Rhode Island enacted the Racial Profiling Prevention Act in 2004 (under R.I.G.L. 31-21.1) in response to similar statutes passed in most States. The unfortunate reality is that racial profiling exists and happens everyday, everywhere. The racial disparity in the number of traffic stops, arrests, convictions, and length of sentence between whites and all other races can not be ignored. Some statistics from Amnesty International are hard to be ignored:

Racial profiling is a proven failure in the 'War on Drugs.' Statistics show that using racial profiling to interdict highway-bound drug couriers is not just wrong, but ineffective. A survey by the Department of Justice in 1999 reveled that while officers disproportionately focused on African American and Latino drivers, they found drugs more often when they searched whites (17%) than when they searched African Americans (8%). A similar survey in New Jersey found that although people of color were searched more frequently, state troopers found drugs in vehicles driven by whites 25% of the time, by African Americans 13%, and by Latinos 5%. According to a study of the US Customs Service's practice by Lamberth Consulting, when Customs agents stopped using racial profiling to target potential smugglers and began focusing on race-neutral factors such as behavior, they increased the rate of productive searches by more than 300%.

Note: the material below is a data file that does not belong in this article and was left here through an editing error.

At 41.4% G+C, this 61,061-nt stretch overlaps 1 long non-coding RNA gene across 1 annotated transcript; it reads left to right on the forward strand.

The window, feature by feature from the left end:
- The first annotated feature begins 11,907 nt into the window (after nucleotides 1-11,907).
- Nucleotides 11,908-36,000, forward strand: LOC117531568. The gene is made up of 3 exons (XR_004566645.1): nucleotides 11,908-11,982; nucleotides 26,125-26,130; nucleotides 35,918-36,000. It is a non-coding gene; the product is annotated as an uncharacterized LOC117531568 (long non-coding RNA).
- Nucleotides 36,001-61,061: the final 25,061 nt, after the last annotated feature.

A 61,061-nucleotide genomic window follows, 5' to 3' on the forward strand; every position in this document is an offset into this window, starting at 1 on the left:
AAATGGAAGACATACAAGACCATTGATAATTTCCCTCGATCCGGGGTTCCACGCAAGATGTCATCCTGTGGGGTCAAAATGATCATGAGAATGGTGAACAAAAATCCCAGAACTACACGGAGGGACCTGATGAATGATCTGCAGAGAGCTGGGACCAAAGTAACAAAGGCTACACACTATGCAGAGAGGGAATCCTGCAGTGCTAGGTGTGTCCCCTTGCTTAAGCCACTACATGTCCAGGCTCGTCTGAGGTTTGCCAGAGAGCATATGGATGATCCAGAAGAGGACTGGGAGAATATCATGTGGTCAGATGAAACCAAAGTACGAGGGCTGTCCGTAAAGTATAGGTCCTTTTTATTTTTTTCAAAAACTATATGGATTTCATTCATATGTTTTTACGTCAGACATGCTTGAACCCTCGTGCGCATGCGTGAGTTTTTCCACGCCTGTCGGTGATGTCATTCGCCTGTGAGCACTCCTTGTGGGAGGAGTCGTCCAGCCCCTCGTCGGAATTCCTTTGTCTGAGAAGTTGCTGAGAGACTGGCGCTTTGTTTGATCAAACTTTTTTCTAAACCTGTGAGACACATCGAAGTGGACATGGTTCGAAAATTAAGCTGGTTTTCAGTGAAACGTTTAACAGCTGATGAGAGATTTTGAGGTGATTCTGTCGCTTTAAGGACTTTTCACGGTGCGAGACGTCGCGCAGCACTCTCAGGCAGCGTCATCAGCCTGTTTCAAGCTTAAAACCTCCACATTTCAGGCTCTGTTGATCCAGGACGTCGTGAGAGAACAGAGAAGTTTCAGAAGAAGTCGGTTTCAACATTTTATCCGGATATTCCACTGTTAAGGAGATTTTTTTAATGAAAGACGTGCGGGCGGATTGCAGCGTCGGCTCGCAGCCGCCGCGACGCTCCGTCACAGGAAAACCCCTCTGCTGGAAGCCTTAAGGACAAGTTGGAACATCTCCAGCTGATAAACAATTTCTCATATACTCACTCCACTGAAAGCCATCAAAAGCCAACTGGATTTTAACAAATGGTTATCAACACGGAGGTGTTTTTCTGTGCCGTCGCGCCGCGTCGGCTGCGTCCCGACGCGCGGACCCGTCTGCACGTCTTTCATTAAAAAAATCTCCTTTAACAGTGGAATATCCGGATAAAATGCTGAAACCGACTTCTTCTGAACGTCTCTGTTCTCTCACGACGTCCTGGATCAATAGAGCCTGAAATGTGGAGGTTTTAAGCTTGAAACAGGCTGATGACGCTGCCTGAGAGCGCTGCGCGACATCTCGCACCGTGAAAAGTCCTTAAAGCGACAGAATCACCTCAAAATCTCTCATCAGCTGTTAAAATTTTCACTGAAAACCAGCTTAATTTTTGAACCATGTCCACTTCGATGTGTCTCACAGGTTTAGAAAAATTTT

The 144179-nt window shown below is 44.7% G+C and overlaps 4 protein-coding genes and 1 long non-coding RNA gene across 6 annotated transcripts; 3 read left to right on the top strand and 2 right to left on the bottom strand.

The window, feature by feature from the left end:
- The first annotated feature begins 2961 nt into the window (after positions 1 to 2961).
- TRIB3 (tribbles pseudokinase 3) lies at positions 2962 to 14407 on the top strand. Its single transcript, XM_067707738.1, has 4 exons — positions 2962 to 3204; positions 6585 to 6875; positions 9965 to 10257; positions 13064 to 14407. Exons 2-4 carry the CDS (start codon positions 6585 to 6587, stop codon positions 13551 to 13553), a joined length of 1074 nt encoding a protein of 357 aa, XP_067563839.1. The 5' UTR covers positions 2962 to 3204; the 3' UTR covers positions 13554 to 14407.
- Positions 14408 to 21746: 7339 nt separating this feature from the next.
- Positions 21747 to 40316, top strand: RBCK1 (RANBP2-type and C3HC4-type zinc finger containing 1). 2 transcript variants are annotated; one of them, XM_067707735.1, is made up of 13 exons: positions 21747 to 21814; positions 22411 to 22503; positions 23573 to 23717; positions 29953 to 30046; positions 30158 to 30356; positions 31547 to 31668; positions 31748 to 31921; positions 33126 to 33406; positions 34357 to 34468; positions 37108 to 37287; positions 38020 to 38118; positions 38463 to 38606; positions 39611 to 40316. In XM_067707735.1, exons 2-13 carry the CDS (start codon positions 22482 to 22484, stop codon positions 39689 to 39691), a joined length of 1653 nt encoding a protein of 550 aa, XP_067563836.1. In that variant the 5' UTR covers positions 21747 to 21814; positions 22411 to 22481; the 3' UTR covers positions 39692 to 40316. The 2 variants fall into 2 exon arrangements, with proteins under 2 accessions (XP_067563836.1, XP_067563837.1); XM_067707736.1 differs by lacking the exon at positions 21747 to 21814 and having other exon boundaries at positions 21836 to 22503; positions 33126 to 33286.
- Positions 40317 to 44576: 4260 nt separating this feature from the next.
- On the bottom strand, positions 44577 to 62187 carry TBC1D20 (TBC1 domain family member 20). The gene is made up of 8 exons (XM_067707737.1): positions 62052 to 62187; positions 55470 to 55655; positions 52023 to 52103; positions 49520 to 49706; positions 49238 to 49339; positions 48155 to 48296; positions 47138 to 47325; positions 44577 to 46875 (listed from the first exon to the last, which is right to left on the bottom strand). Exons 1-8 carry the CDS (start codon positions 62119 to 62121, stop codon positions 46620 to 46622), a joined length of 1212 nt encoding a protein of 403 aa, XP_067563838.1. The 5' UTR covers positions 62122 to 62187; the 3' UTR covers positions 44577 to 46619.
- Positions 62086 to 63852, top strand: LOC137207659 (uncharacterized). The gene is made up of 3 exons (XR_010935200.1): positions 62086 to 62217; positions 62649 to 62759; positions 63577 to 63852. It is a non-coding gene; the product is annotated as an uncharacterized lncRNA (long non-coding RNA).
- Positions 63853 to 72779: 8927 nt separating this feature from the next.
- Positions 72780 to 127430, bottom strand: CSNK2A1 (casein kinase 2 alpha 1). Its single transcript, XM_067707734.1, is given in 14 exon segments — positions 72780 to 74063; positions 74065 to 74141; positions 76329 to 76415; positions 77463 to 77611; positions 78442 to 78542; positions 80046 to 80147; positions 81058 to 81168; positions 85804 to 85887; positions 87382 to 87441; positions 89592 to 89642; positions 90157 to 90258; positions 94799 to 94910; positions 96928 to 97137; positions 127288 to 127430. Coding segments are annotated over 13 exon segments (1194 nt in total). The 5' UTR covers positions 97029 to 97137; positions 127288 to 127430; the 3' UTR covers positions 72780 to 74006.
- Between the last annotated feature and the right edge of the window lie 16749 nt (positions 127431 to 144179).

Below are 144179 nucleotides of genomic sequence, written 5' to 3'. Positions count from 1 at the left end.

The Rhode Island General Assembly admitted that racial profiling existed in R.I.G.L. 31-21-2.2 (c) "In many communities nonwhite drivers in Rhode Island, subjected to discretionary searches, are twice as likely as whites to be searched." They also admit that racial profiling causes fear, anxiety, humiliation, and resentment among people unjustifiably treated as criminal suspects and can result in a loss of confidence and public trust in the police and criminal justice system.

The new proposed laws look to take an even tougher stance to combat racial profiling. Some of the suggested components include:

  • requiring officers to document in writing their probable cause for conducting a search during a traffic stop
  • bar police from requesting documentation other than license and registration without reasonable suspicion of criminal activity
  • bar officers for asking passengers for identification without probable cause
  • restrict searches on juveniles

While probable cause for search and seizure always plays a role in a criminal defense case, those who feel they have been subjected to racial profiling are also allowed to sue for damages in civil court.